The Foundation held a Track II roundtable during the Otago Foreign Policy School conference as part of the Foundation's NextGen programme, which looks to engage a new generation of New Zealanders interested in foreign policy
Genocide. The word itself carries heavy emotional and moralistic sentiment. It is made up of two elements: genos (“race, stock, kin – those with common descent”) and cide (“the act of killing”). It refers to the deliberate extermination of a large number of people from a particular national, ethnic, racial or religious group with the intent to destroy that grouping. From the Holocaust to the Cambodian Genocide and beyond, there is unfortunately no shortage of evidence to show that genocide has been occurring across time and space; it is an enduring feature of civilisation.
I introduce the notion of genocide for a reason. In the Xinjiang region of China, the ethnic minority Uyghurs are being subjected to serious human rights abuses, which some – including the United States – have alleged to be genocide. From evidence of forced displacement to sterilization, there is an argument to be made that it is indeed occurring. Other legislatures around the world including Canada, the Netherlands, the United Kingdom and Lithuania have made similar promulgations. Beijing denies the accusations, claiming its actions are part of a counterterrorism initiative and that the camps are “vocational training facilities.” Others point to systematic and serious human rights abuses but argue the threshold for genocide has not been reached. The International Criminal Court has declined to take investigative action and the UN has similarly decided against declaring the Chinese Government’s actions to be genocide.
What is New Zealand’s stance on Xinjiang? In May of this year, Parliament declared that “severe human rights abuses” were occurring against the Uyghur people in Xinjiang. This was a watered-down motion – the Labour Party had the word “genocide” removed from the original wording put forward by the ACT Party. Some argued that fears of being subjected to the trade sanctions that Australia has faced over the last year or two may have influenced Parliament’s choice of words.
Vinod asks Foreign affairs Minister Nanaia Mahuta what he will be able to tell his grandchildren about New Zealand's response to China's actions in Xinjiang
Back in 1994, New Zealand was chairing the United Nations Security Council with Colin Keating in the presidency. The Rwandan Genocide was on the radar of the UNSC, but because of differing interests and priorities among the Permanent Members, cries for help from civil society were ignored while UN peacekeepers were left abandoned. New Zealand pushed resolutely for a more concerted intervention in Rwanda and championed an information campaign to bring the genocide to the fore of the world’s psyche. Keating as Chair, through President Statement S/PRST/1994/21, managed to include a semantic reference to genocide. In 2010, Rwanda honoured Keating with Rwanda’s Campaign against Genocide Medal. New Zealand had no trouble ‘calling a spade a spade’ in these circumstances.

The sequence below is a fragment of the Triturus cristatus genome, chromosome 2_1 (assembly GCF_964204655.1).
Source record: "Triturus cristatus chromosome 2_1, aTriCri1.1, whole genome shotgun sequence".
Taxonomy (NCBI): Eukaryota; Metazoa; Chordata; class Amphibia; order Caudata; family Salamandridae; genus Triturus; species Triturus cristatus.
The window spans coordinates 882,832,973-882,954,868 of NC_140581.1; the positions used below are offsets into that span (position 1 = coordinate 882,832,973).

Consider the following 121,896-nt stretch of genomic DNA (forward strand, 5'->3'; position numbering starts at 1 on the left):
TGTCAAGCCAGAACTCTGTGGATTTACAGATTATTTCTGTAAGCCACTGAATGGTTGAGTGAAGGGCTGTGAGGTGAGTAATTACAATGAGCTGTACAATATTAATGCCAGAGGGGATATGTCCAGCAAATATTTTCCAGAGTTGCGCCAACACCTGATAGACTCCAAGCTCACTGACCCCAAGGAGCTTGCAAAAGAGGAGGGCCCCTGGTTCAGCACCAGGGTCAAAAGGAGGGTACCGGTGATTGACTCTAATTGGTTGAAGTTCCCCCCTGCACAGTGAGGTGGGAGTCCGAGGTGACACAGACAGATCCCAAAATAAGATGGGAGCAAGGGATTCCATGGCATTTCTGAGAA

New Zealand’s reaction to the alleged genocide occurring in Xinjiang has been less pronounced. The juxtaposition of New Zealand’s approach between the Rwandan Genocide and what is happening in Xinjiang is stark. In my opinion, New Zealand’s reaction to events in Xinjiang undermines the human rights focused foreign policy that once dominated how this proud nation did things. In my opinion it symbolises a prioritisation of auxiliary interests over human rights - something that was once the antithesis of New Zealand foreign policy.
So where do the Uyghur people turn to? While a statement from New Zealand citing that human rights violations in Xinjiang amount to genocide may not do much substantively, it does provide credence to growing international recognition of these crimes. Surely New Zealand wants to go down on the right side of history by prioritising our values and principles, like we used to do. That’s what I would like to tell my grandchildren - but right now, I won’t be able to.
Views expressed in this article are personal to the author and are not to be taken as representing those of the Asia New Zealand Foundation.
Vinod Bal is a fifth year law and social science student at Waikato University. He is the co-founder of Adhikaar Aotearoa, New Zealand, a charity that supports queer and trans South Asians and has tutored law at Waikato University.
Otago Foreign Policy School and NextGen Track II
Thirty aspiring diplomats, policy makers and international commentators attended a Track II workshop and roundtable during the Otago Foreign Policy School as part of the Foundation’s NextGen programme, which looks to engage a new generation of New Zealanders interested in exploring the importance of Asia and broader international relations as a career or academic pathway.